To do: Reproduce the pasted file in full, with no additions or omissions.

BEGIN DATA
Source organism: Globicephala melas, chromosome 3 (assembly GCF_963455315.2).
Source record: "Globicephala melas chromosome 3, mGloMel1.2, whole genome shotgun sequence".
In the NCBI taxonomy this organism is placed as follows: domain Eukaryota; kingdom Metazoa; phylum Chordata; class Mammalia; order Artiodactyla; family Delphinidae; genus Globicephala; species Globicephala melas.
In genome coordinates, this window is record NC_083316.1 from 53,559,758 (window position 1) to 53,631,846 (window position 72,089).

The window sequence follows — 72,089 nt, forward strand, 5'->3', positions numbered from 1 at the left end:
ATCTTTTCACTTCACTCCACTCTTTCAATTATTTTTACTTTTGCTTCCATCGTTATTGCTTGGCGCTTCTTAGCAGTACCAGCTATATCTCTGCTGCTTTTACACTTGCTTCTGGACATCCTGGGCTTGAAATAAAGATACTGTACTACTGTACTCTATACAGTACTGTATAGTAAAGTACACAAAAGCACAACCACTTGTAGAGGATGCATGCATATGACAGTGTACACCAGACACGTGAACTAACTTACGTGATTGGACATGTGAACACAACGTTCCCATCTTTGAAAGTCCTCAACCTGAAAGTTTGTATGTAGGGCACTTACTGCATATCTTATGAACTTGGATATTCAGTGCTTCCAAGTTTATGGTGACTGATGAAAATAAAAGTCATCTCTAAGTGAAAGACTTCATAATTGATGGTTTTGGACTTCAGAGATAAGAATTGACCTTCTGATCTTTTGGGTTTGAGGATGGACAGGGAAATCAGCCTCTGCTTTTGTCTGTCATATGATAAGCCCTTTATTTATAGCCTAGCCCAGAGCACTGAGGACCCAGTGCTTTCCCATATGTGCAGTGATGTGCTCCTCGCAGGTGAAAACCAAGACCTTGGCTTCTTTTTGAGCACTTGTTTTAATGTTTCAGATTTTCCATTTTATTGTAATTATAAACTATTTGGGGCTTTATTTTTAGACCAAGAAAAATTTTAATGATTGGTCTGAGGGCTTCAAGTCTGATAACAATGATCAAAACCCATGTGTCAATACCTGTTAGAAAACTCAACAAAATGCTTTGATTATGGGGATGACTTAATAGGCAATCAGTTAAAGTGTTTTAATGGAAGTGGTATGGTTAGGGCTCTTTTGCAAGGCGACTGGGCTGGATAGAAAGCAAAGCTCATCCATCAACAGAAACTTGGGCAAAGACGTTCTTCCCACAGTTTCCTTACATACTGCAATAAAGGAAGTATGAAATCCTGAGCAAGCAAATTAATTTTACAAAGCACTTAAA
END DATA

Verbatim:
Source organism: Globicephala melas, chromosome 3 (assembly GCF_963455315.2).
Source record: "Globicephala melas chromosome 3, mGloMel1.2, whole genome shotgun sequence".
In the NCBI taxonomy this organism is placed as follows: domain Eukaryota; kingdom Metazoa; phylum Chordata; class Mammalia; order Artiodactyla; family Delphinidae; genus Globicephala; species Globicephala melas.
In genome coordinates, this window is record NC_083316.1 from 53,559,758 (window position 1) to 53,631,846 (window position 72,089).

The window sequence follows — 72,089 nt, forward strand, 5'->3', positions numbered from 1 at the left end:
ATCTTTTCACTTCACTCCACTCTTTCAATTATTTTTACTTTTGCTTCCATCGTTATTGCTTGGCGCTTCTTAGCAGTACCAGCTATATCTCTGCTGCTTTTACACTTGCTTCTGGACATCCTGGGCTTGAAATAAAGATACTGTACTACTGTACTCTATACAGTACTGTATAGTAAAGTACACAAAAGCACAACCACTTGTAGAGGATGCATGCATATGACAGTGTACACCAGACACGTGAACTAACTTACGTGATTGGACATGTGAACACAACGTTCCCATCTTTGAAAGTCCTCAACCTGAAAGTTTGTATGTAGGGCACTTACTGCATATCTTATGAACTTGGATATTCAGTGCTTCCAAGTTTATGGTGACTGATGAAAATAAAAGTCATCTCTAAGTGAAAGACTTCATAATTGATGGTTTTGGACTTCAGAGATAAGAATTGACCTTCTGATCTTTTGGGTTTGAGGATGGACAGGGAAATCAGCCTCTGCTTTTGTCTGTCATATGATAAGCCCTTTATTTATAGCCTAGCCCAGAGCACTGAGGACCCAGTGCTTTCCCATATGTGCAGTGATGTGCTCCTCGCAGGTGAAAACCAAGACCTTGGCTTCTTTTTGAGCACTTGTTTTAATGTTTCAGATTTTCCATTTTATTGTAATTATAAACTATTTGGGGCTTTATTTTTAGACCAAGAAAAATTTTAATGATTGGTCTGAGGGCTTCAAGTCTGATAACAATGATCAAAACCCATGTGTCAATACCTGTTAGAAAACTCAACAAAATGCTTTGATTATGGGGATGACTTAATAGGCAATCAGTTAAAGTGTTTTAATGGAAGTGGTATGGTTAGGGCTCTTTTGCAAGGCGACTGGGCTGGATAGAAAGCAAAGCTCATCCATCAACAGAAACTTGGGCAAAGACGTTCTTCCCACAGTTTCCTTACATACTGCAATAAAGGAAGTATGAAATCCTGAGCAAGCAAATTAATTTTACAAAGCACTTAAA